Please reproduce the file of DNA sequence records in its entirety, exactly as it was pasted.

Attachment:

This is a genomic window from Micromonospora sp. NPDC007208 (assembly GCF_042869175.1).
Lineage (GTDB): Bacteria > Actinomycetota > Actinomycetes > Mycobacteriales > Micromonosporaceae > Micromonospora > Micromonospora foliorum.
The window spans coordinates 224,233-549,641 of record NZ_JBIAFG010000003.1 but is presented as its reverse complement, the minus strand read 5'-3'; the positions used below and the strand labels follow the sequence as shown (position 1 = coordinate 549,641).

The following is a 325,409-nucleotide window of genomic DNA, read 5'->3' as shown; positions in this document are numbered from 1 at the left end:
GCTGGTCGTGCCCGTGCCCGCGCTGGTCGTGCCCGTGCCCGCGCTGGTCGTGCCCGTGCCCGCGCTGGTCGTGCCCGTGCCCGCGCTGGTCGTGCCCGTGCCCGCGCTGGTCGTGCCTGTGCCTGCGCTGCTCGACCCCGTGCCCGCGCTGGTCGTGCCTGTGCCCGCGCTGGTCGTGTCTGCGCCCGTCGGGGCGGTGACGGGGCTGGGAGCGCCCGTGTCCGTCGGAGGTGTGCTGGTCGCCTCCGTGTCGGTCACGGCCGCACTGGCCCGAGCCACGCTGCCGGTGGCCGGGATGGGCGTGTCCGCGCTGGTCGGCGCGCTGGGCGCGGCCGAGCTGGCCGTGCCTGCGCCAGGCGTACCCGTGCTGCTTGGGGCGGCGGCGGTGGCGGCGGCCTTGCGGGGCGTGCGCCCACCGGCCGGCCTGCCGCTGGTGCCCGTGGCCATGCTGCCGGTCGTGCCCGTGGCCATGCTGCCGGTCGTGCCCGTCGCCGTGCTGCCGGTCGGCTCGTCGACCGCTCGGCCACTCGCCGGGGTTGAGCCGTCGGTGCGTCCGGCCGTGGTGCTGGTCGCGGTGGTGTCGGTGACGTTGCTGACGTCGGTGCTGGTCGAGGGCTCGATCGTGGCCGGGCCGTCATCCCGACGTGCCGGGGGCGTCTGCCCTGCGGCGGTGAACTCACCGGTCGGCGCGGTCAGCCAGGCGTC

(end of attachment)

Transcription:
This is a genomic window from Micromonospora sp. NPDC007208 (assembly GCF_042869175.1).
Lineage (GTDB): Bacteria > Actinomycetota > Actinomycetes > Mycobacteriales > Micromonosporaceae > Micromonospora > Micromonospora foliorum.
The window spans coordinates 224,233-549,641 of record NZ_JBIAFG010000003.1 but is presented as its reverse complement, the minus strand read 5'-3'; the positions used below and the strand labels follow the sequence as shown (position 1 = coordinate 549,641).

The following is a 325,409-nucleotide window of genomic DNA, read 5'->3' as shown; positions in this document are numbered from 1 at the left end:
GCTGGTCGTGCCCGTGCCCGCGCTGGTCGTGCCCGTGCCCGCGCTGGTCGTGCCCGTGCCCGCGCTGGTCGTGCCCGTGCCCGCGCTGGTCGTGCCCGTGCCCGCGCTGGTCGTGCCTGTGCCTGCGCTGCTCGACCCCGTGCCCGCGCTGGTCGTGCCTGTGCCCGCGCTGGTCGTGTCTGCGCCCGTCGGGGCGGTGACGGGGCTGGGAGCGCCCGTGTCCGTCGGAGGTGTGCTGGTCGCCTCCGTGTCGGTCACGGCCGCACTGGCCCGAGCCACGCTGCCGGTGGCCGGGATGGGCGTGTCCGCGCTGGTCGGCGCGCTGGGCGCGGCCGAGCTGGCCGTGCCTGCGCCAGGCGTACCCGTGCTGCTTGGGGCGGCGGCGGTGGCGGCGGCCTTGCGGGGCGTGCGCCCACCGGCCGGCCTGCCGCTGGTGCCCGTGGCCATGCTGCCGGTCGTGCCCGTGGCCATGCTGCCGGTCGTGCCCGTCGCCGTGCTGCCGGTCGGCTCGTCGACCGCTCGGCCACTCGCCGGGGTTGAGCCGTCGGTGCGTCCGGCCGTGGTGCTGGTCGCGGTGGTGTCGGTGACGTTGCTGACGTCGGTGCTGGTCGAGGGCTCGATCGTGGCCGGGCCGTCATCCCGACGTGCCGGGGGCGTCTGCCCTGCGGCGGTGAACTCACCGGTCGGCGCGGTCAGCCAGGCGTC